Lars von Trier
A talented, provocative and creative movie-maker, favored by critics and fans but with tendencies of slightly juvenile rebelliousness, gimmickry, self-promotion,
and over-confidence. His talents have enabled him to re-invent cinema and its techniques many times, trying his hand with extremely varied cinematic or
theatrical approaches, genres and styles to shape his sometimes undisciplined but provocative and uncompromised visions. His body of work, therefore, has gone
through many extremely different stages and style. His movies are often fiercely artsy attempts to explore his ideas, provoke and push the envelope in any
way possible without compromise, but they are also marked with immaturity, often getting lost in a childish desire to provoke and shock his audience, as if he
were still a teenager but a precocious, talented and intellectual one. Has a tendency to exaggerate greatly for melodramatic and cruel effect, and also tends to drown
his writing in despair, excessive cruelty and fatalism, featuring humanity at its worst, as if the whole world were populated only by psychoses, cruelty, depravity
and depression. This is all exemplified by the tediously contrived 'Breaking the Waves' and 'Dancer in the Dark', and his navel-gazing, depressing but very
superficial and immature treatments of the USA in Dogville and Manderlay with the stunt of Brechtian minimalist stages as sets. Has been accused of misogyny
often due to his repetitive abuse of female characters, but these accusations, as always, are brainless knee-jerk reactions, and I could use the same movies
to accuse him of the exact opposite. In one of his earlier stages, he was one of the founders of the cinematic Dogme '95 manifesto which directors sign as a
vow to never use artificial lighting and props, and to use hand-held cameras to capture the action instead of controlling the action to suit the cameras.
This allowed for a much more realistic feel but was also conceptually ridiculous as the camera in itself distorts reality and needs corrective lighting.
Since then, as mentioned, he has moved on to different cinematic approaches several times.
A TV series that is often described as a mix of ER and Twin Peaks filmed in Dogme '95 style. But while the ER-style gripping hospital
drama and the Twin Peaks-like quirky characters and strange, spooky events keep the viewer fascinated, it is the humor and dense
sub-plotting that are the clinchers. Highlights are the constant hilarious clashes between a formal Swede and some Danish frivolity,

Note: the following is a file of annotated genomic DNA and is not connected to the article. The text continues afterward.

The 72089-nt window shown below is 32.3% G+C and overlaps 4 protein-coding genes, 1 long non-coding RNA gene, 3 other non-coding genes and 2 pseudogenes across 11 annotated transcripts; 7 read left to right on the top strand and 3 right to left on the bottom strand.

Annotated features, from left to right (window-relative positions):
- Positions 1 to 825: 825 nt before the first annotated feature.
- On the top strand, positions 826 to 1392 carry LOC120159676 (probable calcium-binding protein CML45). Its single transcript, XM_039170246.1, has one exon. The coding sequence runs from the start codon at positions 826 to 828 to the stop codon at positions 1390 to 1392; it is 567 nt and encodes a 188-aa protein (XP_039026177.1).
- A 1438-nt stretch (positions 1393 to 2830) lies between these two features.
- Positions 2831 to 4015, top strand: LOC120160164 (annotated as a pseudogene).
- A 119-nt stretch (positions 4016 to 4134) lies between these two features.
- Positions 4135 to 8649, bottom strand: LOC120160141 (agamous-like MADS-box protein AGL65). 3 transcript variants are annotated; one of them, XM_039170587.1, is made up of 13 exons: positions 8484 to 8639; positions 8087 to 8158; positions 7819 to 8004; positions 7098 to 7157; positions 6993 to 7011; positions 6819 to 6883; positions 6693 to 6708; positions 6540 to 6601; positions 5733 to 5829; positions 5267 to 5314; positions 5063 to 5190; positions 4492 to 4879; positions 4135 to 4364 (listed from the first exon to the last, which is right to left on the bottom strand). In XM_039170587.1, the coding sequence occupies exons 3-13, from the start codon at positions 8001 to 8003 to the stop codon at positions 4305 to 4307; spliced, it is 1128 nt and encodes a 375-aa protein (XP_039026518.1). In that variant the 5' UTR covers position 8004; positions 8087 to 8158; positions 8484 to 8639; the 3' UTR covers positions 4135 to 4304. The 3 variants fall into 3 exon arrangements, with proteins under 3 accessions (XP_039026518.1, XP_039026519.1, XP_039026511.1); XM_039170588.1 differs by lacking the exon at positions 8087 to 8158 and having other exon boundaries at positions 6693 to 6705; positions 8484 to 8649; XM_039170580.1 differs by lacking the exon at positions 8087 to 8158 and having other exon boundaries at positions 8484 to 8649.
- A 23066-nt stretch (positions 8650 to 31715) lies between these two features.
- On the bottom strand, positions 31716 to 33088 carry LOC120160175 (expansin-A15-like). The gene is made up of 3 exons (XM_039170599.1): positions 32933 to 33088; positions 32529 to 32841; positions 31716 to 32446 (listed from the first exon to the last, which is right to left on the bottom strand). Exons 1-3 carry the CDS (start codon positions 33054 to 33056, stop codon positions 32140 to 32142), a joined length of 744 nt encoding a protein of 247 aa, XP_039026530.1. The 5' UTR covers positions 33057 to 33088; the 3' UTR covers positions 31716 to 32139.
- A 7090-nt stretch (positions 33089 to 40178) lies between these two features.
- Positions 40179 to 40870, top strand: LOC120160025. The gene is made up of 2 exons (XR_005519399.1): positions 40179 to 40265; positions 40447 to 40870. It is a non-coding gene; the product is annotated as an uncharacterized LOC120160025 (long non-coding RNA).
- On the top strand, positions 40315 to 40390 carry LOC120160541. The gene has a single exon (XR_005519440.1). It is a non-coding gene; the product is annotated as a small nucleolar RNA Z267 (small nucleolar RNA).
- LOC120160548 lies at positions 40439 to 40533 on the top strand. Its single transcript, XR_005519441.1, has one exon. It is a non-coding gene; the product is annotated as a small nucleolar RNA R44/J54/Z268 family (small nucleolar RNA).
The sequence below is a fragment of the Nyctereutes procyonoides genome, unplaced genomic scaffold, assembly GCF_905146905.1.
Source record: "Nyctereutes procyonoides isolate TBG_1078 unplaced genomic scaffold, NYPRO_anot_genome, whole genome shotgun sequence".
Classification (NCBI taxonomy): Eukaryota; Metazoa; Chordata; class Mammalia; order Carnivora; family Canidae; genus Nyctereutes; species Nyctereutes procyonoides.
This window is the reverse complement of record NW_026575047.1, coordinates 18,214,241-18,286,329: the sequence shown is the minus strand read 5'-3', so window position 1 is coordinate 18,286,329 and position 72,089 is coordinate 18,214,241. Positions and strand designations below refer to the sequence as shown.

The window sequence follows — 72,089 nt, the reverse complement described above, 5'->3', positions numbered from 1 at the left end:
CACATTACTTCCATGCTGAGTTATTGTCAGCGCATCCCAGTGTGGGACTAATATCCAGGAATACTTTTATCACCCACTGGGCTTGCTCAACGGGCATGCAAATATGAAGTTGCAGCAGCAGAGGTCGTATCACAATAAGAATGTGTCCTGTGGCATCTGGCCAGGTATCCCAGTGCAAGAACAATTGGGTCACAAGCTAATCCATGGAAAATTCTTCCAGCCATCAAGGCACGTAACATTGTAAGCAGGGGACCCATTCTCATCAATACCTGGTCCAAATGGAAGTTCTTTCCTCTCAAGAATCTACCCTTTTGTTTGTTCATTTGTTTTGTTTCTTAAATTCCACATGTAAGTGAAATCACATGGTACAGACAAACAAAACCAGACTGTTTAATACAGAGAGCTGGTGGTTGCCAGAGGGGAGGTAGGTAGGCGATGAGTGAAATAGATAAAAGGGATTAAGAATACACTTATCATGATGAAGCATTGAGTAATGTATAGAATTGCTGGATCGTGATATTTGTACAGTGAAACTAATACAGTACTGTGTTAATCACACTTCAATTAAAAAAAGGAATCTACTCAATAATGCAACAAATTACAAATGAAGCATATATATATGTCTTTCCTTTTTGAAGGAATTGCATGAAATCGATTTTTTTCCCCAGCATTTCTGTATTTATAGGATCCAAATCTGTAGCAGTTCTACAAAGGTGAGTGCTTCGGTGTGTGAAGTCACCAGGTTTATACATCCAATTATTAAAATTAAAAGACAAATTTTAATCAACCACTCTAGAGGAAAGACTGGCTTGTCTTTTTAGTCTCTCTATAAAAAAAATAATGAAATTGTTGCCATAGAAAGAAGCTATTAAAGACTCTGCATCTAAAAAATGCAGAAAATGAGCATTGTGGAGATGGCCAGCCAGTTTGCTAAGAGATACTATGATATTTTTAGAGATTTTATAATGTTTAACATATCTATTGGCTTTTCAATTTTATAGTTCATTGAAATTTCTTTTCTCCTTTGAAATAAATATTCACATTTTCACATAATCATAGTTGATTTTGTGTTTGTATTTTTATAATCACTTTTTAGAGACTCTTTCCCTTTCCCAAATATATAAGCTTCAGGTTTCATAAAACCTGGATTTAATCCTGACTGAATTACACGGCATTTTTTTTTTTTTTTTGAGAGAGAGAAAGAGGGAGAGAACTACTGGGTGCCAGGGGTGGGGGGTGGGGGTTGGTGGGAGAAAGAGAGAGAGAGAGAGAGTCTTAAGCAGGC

the spiritual sleuthing of an old woman who tries to help the ghosts of the hospital while the administration tries to stand firmly
with its belief in science, students play with body parts, doctors initiate each other with a surgical blade, a doctor that collects
blackmail and discarded material in the cellar, and a pair of dishwashers with Down's syndrome that serve as the Greek chorus. The
hilarious and disturbing climax features a hospital in chaos and a grotesque birth scene.
These next four episodes in the TV series move onwards to events and characters that become more and more bizarre to the point of parody.
Comedy and surrealism take the forefront here instead of spookiness and gripping drama, with sub-plots involving a twelve-foot deformed
baby with the mind of a grown man, Satanic rituals and demons, zombies, doctors with an addiction to splatter films, a madman in charge
of group therapy, an ambulance driver that drives against the traffic while the staff bet on him, etc etc. A wild and fascinating ride
but unfortunately unfinished due to the deaths of some main actors.
Kingdom 2, The
Notorious provocation from Trier, already known for his provocations, outdoing everything he did until now, and somehow wrapping it all in a gripping,
intense and interesting movie for a change, whether you like it or not. All of the events and nasty, gruesome, very graphic scenes of sexual mutilation
and sadism can be understood at a few levels: On the lowest level, this is just another dark and despairing movie by Trier dealing with humans doing
horrible things to each other, laced with supernatural horror. 'He' and 'She' are a loving & lusty couple that are in the middle of some rapturous
love-making when their child falls to his death from a window, leading to extreme grief, twisted behaviour, sexual hangups, and dark emotions, all
climaxing in sadism in the woods, spurred on by an evil force. At a much more interesting level, this is an artsy but misanthropic film about the war
of the genders. He is a dominating psychiatrist that tries to treat his grieving wife with pushy and sometimes misguided good intentions. She is
emotionally distraught and is not being helped by his cold analyses and games, and the inherent clash leads to violent and nasty chaos. And then there
are the religious and metaphysical layers, alluded to by the title and the symbolism in the movie. Nature is cruel, chaotic, illogical, emotional and
wild. When they go into the woods to 'Eden', He sees disturbingly violent images of nature, and She, despite her studies in gynocide and violence against women,